Antibiotics and Allergies?
U-M research suggests microbial changes may be a link
If allergies are making your life miserable and you’ve recently taken
antibiotics, the source of your problem may not be your stuffed-up head. It
could be the microbes in your gastrointestinal tract.
|Mairi Noverr and Gary Huffnagle
Photo: Martin Vloet
New research by U-M Medical School scientists Gary B. Huffnagle, Ph.D., and
Mairi C. Noverr (Ph.D. 2002) suggests there’s a direct connection between
microbial changes in the GI tract, caused by antibiotics, and how the immune
system responds to common allergens in the lungs.
“We all have a unique microbial fingerprint — a specific mix of
bacteria and fungi living in our stomach and intestines,” says Huffnagle,
an associate professor of internal medicine and of microbiology and immunology.
“Antibiotics knock out bacteria in the gut, allowing fungi to increase
temporarily until the bacteria grow back after the antibiotics are stopped.
Our research indicates that these alterations in intestinal microflora can lead
to changes in the entire immune system.”
An allergic response in the airways of a mouse. The dark staining is excess mucus being secreted into the airways — a result of the underlying allergic inflammation.
Courtesy: Gary B. Huffnagle
Aspergillis fumigatus mold releasing its tiny spores.
Courtesy: Gary B. Huffnagle
Noverr, a U-M research fellow, and Huffnagle used laboratory mice in their
experiments, but if the results are confirmed in humans, they believe this research
could help explain why cases of chronic inflammatory diseases, like asthma and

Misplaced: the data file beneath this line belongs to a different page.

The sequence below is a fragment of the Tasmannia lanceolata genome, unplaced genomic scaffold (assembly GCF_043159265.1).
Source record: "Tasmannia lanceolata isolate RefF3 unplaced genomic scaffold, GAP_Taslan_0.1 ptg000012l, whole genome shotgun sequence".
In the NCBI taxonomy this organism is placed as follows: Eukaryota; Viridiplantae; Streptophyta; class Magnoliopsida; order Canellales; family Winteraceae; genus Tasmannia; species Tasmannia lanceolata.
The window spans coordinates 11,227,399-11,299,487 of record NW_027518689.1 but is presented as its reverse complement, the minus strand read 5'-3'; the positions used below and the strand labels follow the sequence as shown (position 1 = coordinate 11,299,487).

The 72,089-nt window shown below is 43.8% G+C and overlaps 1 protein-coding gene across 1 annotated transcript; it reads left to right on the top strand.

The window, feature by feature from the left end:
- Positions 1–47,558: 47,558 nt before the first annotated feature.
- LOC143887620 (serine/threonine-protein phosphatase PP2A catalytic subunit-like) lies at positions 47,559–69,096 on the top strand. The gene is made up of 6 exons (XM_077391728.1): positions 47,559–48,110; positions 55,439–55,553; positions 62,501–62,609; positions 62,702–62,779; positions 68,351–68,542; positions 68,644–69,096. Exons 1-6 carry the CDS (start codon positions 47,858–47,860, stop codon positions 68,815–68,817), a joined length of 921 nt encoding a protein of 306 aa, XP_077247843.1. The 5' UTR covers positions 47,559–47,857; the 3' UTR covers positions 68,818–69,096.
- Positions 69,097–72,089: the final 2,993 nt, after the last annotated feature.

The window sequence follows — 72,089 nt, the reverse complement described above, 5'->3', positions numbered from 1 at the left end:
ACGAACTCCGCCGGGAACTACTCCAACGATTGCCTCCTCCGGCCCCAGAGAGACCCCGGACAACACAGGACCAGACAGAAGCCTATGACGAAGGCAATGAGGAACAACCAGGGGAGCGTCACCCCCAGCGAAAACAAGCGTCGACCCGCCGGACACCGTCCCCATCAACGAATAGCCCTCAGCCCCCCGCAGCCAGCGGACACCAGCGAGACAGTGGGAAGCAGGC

allergies, have been increasing rapidly over the last 40 years — a time
period that corresponds with widespread use of antibiotics.
When we inhale, air flows past mucus-producing cells and tiny hairs designed
to trap bits of pollen, dust and spores before they enter the lungs, Huffnagle
explains. These trapped particles are swept into the stomach with saliva and
mucus as we swallow, exposing immune cells in the GI tract to airborne allergens.
This triggers the production of regulatory T cells that modulate the response
of allergic T cells to incoming allergens in the lungs and sinuses.
When antibiotics disrupt the normal mix of bacteria and fungi in the GI tract,
Huffnagle says this somehow interferes with the ability of regulatory T cells
to dampen the immune system’s response to respiratory allergens. The result
is a hyperactive immune response, which can produce allergy symptoms or even
“If we can determine exactly how microflora in the GI tract affect the
immune system, it may be possible one day to prevent or treat allergies and
inflammatory diseases with diet changes or probiotics — dietary supplements
of ‘healthy’ bacteria designed to restore the normal balance of
microbes in the gut,” Huffnagle adds.
Until then, Huffnagle emphasizes the importance of a healthy low-sugar diet,
with lots of raw fruits and vegetables, after taking antibiotics to help restore
the normal mix of microbes in your GI tract as quickly as possible. “The
old saying ‘an apple a day keeps the doctor away’ may be more true
than we thought,” he says.
Huffnagle’s research has been funded by the National Institutes of Health
and a New Investigator Award from the Burroughs-Wellcome Fund. Other collaborators
in his research include Galen B. Toews, M.D., professor of internal medicine;
Nicole Falkowski, Rachael Noggle and Rod McDonald, Ph.D., research associates
in internal medicine.
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